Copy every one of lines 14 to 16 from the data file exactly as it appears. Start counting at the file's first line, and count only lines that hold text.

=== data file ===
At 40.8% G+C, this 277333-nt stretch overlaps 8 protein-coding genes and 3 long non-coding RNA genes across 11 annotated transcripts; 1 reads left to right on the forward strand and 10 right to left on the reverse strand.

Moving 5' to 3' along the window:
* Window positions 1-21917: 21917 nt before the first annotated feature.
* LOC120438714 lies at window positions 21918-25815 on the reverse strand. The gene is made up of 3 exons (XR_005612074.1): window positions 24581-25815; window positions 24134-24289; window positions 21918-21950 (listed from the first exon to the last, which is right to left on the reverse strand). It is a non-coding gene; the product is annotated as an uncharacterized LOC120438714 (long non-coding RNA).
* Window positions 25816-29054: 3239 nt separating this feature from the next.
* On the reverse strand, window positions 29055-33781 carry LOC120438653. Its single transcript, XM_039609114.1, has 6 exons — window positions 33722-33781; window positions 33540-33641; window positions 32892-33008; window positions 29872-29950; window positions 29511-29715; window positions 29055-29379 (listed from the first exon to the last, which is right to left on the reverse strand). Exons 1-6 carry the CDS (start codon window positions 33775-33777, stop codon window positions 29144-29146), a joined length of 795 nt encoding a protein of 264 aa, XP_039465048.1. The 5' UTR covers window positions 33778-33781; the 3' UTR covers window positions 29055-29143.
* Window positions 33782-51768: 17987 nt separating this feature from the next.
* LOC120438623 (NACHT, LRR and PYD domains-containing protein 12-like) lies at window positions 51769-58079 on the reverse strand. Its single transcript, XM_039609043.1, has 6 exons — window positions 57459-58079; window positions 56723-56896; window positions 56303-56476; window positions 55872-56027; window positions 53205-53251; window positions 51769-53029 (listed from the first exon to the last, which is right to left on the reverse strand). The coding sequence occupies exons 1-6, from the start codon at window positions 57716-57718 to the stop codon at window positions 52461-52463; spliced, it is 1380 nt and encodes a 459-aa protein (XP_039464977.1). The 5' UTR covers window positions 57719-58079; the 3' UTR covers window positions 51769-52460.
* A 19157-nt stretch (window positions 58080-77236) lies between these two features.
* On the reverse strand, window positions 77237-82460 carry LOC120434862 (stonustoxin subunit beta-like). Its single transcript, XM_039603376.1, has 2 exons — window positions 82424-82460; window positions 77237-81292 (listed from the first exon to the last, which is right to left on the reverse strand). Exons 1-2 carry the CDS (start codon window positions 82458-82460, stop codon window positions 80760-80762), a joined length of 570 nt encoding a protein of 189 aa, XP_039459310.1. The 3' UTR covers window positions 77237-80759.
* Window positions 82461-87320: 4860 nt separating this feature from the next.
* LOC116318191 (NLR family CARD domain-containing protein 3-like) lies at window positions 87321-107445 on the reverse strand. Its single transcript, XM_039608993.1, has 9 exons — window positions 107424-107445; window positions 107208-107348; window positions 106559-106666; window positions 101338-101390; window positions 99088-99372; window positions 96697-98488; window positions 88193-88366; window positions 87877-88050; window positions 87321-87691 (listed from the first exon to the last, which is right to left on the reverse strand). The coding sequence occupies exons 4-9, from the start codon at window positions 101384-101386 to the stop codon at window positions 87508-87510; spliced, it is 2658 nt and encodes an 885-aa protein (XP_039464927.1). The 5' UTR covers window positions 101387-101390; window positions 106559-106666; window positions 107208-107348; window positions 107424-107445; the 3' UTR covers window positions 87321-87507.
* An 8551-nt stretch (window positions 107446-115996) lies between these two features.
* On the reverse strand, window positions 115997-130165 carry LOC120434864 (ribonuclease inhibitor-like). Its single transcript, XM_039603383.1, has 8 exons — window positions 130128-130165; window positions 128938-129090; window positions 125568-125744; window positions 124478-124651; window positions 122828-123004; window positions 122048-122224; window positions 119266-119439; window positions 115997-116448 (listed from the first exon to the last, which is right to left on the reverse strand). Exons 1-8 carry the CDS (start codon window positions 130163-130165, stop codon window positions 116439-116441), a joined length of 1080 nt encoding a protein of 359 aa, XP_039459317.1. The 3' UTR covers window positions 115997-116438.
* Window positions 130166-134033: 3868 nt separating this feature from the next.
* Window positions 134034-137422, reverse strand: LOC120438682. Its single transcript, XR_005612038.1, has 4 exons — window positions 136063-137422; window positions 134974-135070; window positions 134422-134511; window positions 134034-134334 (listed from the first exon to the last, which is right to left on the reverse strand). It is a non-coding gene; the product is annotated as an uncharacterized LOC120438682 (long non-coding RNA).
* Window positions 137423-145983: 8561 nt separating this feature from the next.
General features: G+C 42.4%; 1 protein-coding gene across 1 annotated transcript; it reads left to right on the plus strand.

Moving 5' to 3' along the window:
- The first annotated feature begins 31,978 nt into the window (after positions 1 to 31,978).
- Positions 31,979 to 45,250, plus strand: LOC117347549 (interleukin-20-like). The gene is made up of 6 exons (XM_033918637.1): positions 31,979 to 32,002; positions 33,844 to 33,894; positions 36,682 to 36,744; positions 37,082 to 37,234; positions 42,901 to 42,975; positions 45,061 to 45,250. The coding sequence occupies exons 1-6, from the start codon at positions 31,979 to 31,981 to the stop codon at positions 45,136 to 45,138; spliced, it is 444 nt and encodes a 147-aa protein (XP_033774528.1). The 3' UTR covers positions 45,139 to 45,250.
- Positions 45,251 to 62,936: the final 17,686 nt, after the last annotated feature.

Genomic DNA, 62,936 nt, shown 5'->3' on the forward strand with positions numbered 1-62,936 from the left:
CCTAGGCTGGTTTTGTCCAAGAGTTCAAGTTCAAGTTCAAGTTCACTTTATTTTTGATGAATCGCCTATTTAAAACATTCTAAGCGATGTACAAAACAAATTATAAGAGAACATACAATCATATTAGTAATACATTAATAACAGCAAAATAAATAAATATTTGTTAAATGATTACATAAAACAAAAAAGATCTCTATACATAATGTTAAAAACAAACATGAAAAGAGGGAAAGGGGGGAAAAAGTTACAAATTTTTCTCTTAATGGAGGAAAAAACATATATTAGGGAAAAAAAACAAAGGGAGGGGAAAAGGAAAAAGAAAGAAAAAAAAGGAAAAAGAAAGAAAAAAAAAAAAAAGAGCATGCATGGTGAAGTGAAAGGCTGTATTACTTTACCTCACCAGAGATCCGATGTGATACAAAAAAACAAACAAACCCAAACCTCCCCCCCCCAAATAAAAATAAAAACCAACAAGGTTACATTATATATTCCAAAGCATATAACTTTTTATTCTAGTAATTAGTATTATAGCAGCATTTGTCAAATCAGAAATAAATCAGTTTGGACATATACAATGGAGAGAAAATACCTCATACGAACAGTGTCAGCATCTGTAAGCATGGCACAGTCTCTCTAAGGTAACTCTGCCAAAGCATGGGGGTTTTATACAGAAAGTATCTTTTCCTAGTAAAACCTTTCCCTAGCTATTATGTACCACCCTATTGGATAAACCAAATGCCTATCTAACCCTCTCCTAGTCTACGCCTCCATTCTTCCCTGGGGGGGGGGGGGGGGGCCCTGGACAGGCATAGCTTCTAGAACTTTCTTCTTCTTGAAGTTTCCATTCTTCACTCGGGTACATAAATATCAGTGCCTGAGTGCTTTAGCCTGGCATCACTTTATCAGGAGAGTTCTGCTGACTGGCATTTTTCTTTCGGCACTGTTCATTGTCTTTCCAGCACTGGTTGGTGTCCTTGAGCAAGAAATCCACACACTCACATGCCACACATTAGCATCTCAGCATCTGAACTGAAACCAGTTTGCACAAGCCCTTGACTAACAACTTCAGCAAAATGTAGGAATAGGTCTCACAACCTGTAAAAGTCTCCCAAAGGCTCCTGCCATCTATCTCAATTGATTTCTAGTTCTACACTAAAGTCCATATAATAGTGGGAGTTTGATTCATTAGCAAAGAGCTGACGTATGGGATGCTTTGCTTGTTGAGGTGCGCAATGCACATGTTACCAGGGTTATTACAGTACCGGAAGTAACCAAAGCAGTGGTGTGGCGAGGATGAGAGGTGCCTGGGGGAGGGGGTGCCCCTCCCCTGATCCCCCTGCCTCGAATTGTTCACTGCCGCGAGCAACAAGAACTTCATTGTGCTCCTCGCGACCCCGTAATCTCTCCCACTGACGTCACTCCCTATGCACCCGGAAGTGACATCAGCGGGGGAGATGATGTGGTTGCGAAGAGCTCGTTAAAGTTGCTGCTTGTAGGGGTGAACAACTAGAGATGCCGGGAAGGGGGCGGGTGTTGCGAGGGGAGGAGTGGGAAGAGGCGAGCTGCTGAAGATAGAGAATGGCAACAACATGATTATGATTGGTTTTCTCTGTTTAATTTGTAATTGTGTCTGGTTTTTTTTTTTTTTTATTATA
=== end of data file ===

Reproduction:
* On the reverse strand, window positions 115997-130165 carry LOC120434864 (ribonuclease inhibitor-like). Its single transcript, XM_039603383.1, has 8 exons — window positions 130128-130165; window positions 128938-129090; window positions 125568-125744; window positions 124478-124651; window positions 122828-123004; window positions 122048-122224; window positions 119266-119439; window positions 115997-116448 (listed from the first exon to the last, which is right to left on the reverse strand). Exons 1-8 carry the CDS (start codon window positions 130163-130165, stop codon window positions 116439-116441), a joined length of 1080 nt encoding a protein of 359 aa, XP_039459317.1. The 3' UTR covers window positions 115997-116438.
* Window positions 130166-134033: 3868 nt separating this feature from the next.
* Window positions 134034-137422, reverse strand: LOC120438682. Its single transcript, XR_005612038.1, has 4 exons — window positions 136063-137422; window positions 134974-135070; window positions 134422-134511; window positions 134034-134334 (listed from the first exon to the last, which is right to left on the reverse strand). It is a non-coding gene; the product is annotated as an uncharacterized LOC120438682 (long non-coding RNA).